Our body supplies the skin with the food it needs to continuously regenerate. Blood carries all the necessary elements to the outer skin layer, including oxygen, essential for cells. But there are cosmetics that claim to "oxygenate" the skin from the outside. Is this possible?
Since the late 1990s cosmetics "with oxygen" or that "oxygenate" the skin have been available, with many different brands of oils, creams, serums, masks and other presentations based on formulas that claim to oxygenate the skin after application. According to the ads, this oxygenation from outside regenerates the skin and makes it smoother, firmer and brighter. Most such cosmetics include hydrogen peroxide or similar ingredients in their formulation. When the product is applied to the skin, oxygen is apparently released that compensates for the age-related reduction in blood-transported oxygen supply. Read more
Little is known about the impact of obesity on the skin. What impact does excess weight have on the largest organ in the body? Some studies are beginning to associate unsightly warts, stretch marks and other skin problems with the body mass index.
Around one in ten people are obese and the WHO considers obesity, responsible for three million deaths per year worldwide, to be a pandemic. Obesity is a major risk factor for cardiovascular disease, diabetes and some cancers. And the extra kilos also have an impact on the skin. Endocrinologists have long pointed to problems caused by cell resistance to insulin action in obese individuals, such as acne, hirsutism (excess hair) and dark pigmentation in the neck, armpit and knuckle areas (acanthosis nigricans). Dermatologists are now also signalling these problems. Read more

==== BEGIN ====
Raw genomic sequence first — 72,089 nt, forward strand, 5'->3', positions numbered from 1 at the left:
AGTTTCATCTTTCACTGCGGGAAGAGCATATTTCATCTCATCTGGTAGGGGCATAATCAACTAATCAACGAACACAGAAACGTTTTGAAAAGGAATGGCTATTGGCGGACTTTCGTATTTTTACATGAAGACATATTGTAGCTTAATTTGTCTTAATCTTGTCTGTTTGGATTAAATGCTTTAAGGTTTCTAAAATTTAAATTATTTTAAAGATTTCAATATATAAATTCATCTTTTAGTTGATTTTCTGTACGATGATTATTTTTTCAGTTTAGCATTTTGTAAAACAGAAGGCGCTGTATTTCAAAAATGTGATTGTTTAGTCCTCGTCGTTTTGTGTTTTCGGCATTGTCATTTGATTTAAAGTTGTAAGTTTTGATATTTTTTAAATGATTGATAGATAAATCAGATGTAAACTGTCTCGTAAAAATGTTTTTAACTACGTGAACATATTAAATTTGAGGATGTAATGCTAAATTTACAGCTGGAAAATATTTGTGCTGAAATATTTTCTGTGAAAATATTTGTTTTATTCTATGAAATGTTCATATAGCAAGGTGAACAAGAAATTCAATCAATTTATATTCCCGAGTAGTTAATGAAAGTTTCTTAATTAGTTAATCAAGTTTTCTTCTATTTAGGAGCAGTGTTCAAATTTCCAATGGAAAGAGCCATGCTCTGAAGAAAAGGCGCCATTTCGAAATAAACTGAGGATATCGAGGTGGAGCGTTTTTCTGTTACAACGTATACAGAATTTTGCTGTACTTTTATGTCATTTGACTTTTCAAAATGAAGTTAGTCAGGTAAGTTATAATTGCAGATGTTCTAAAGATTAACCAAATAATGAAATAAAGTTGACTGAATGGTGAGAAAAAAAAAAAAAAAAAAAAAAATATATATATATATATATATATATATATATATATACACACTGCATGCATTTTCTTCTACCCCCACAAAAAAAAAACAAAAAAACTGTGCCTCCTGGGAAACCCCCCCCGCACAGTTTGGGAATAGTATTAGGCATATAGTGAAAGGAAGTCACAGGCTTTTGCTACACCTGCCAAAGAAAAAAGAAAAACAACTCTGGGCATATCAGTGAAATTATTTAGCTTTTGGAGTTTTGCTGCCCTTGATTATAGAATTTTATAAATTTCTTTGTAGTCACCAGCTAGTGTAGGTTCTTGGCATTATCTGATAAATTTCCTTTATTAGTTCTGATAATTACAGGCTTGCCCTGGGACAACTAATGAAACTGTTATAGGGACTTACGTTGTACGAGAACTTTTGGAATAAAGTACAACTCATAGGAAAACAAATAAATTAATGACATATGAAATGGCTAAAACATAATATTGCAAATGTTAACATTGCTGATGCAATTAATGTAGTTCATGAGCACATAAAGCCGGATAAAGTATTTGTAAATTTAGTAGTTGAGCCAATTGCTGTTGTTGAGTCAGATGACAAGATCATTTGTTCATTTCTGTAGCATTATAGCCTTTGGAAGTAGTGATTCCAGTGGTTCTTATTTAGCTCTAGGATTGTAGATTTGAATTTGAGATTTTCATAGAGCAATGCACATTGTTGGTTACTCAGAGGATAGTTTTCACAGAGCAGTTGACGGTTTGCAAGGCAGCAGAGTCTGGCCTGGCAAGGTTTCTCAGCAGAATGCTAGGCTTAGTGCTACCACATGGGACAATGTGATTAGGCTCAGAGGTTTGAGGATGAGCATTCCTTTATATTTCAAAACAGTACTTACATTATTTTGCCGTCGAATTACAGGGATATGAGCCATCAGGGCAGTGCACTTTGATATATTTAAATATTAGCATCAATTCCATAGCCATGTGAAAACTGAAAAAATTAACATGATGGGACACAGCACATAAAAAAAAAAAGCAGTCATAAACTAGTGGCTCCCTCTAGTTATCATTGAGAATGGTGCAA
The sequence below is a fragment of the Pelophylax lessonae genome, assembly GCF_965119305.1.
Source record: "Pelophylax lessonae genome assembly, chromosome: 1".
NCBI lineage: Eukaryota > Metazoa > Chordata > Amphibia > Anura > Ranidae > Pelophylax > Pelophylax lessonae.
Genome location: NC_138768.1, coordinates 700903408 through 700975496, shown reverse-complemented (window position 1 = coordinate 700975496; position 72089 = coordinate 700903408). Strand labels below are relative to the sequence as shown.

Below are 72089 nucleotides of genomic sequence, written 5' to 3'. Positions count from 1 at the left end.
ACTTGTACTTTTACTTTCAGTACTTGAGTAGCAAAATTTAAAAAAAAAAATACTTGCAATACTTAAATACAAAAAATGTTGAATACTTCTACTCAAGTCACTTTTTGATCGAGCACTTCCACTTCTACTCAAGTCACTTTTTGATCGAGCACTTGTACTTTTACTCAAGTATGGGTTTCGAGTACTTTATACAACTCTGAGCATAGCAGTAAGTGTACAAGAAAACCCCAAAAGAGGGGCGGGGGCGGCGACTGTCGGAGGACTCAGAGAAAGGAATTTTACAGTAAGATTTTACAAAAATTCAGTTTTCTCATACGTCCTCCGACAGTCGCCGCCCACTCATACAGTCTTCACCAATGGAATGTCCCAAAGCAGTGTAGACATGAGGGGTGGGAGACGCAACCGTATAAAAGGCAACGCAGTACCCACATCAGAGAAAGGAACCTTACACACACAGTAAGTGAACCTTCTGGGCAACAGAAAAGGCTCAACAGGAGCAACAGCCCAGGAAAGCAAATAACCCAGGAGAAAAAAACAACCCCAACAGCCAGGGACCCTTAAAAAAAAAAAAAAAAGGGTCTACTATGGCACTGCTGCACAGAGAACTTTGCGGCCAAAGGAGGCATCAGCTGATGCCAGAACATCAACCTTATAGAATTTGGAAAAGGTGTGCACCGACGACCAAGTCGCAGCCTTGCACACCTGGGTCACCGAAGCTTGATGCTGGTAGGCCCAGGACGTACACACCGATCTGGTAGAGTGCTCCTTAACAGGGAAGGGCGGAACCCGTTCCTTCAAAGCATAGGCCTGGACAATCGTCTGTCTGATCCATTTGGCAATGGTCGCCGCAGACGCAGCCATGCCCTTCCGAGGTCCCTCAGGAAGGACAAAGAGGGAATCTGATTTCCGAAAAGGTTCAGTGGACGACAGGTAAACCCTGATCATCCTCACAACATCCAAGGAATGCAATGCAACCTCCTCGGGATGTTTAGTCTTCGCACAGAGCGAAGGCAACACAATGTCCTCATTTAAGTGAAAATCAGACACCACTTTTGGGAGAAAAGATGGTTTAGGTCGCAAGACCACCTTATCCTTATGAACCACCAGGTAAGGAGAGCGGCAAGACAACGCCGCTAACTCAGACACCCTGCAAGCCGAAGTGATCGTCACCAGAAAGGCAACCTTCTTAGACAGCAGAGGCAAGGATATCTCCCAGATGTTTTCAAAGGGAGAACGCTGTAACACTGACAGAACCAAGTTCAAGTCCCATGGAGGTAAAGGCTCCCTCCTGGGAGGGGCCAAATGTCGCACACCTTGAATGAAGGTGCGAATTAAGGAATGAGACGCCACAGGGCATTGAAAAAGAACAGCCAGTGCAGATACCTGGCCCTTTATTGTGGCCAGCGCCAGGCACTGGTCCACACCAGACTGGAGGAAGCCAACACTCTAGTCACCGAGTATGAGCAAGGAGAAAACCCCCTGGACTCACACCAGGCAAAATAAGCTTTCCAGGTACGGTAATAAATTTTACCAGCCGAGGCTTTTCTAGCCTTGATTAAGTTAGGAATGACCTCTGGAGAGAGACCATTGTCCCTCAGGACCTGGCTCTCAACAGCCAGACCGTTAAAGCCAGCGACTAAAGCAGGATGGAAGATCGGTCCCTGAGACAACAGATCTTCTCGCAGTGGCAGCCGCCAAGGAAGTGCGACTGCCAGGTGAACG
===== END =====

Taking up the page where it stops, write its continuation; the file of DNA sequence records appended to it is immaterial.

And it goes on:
The communicative power of the Internet is also the power of disinformation. Sometimes a hoax begins to do the rounds and ends up being true for the public. One of the latest is the "dangerous" lead in lipsticks that could affect your mental health.
A controversy has recently emerged in the Internet, originating in the USA, regarding the possibility that lipsticks may affect the brain and even alter a person’s intelligence quotient (IQ). The origin was a warning by the Boston Lead Poisoning Prevention Program that small traces of lead in some lipsticks could seriously affect the brain. The Food and Drug Administration (FDA) conducted an investigation of 400 lipsticks available in the market and concluded that lead content was on average 1.11 parts per million. It also studied 360 women who intensively used lipstick, implying a daily lead ingestion of 111 nanograms. But it turns out that a glass of drinking water contains about 10 000 nanograms of lead. Therefore, the hoax has failed and the rumour has been scratched. If you use lipstick, there’s no need to worry about your IQ.
Be they Greek, Egyptian or square, feet support the human body. Aesthetically inconspicuous, they often go uncared for. However, hygiene and daily care of the skin of the feet (washing, moisturizing, etc) are essential for their wellbeing.
Ever wondered how much attention you pay to your feet? Even though they are hidden away for much of the year, the feet are fundamental for our body as they support our weight and help us retain our balance and move. Thus, foot care is essential to avoid possible injuries, infections and other problems that could harm our skin. Read more